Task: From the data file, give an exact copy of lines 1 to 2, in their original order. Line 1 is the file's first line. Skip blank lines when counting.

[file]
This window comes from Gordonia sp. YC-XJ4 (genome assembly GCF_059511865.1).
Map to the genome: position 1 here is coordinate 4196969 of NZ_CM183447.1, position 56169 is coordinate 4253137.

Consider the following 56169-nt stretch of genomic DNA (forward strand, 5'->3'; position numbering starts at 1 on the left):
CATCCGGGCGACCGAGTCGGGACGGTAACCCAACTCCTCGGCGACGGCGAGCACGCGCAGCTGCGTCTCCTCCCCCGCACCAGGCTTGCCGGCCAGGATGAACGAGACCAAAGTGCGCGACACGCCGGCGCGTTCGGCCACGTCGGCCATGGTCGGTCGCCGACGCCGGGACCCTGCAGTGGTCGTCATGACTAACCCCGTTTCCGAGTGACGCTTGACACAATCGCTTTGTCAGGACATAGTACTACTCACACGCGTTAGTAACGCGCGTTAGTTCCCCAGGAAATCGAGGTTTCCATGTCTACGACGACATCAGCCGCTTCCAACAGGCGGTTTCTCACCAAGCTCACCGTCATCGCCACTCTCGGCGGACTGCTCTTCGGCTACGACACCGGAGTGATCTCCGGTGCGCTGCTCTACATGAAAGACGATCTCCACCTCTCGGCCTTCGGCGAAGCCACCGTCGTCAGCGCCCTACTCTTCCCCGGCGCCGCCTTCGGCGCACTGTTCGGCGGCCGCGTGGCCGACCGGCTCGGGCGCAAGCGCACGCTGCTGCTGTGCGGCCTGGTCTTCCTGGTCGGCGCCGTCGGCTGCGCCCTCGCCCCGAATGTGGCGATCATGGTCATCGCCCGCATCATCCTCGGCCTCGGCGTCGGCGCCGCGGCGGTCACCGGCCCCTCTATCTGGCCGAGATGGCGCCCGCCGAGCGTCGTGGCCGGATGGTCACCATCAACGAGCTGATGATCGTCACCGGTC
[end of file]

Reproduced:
This window comes from Gordonia sp. YC-XJ4 (genome assembly GCF_059511865.1).
Map to the genome: position 1 here is coordinate 4196969 of NZ_CM183447.1, position 56169 is coordinate 4253137.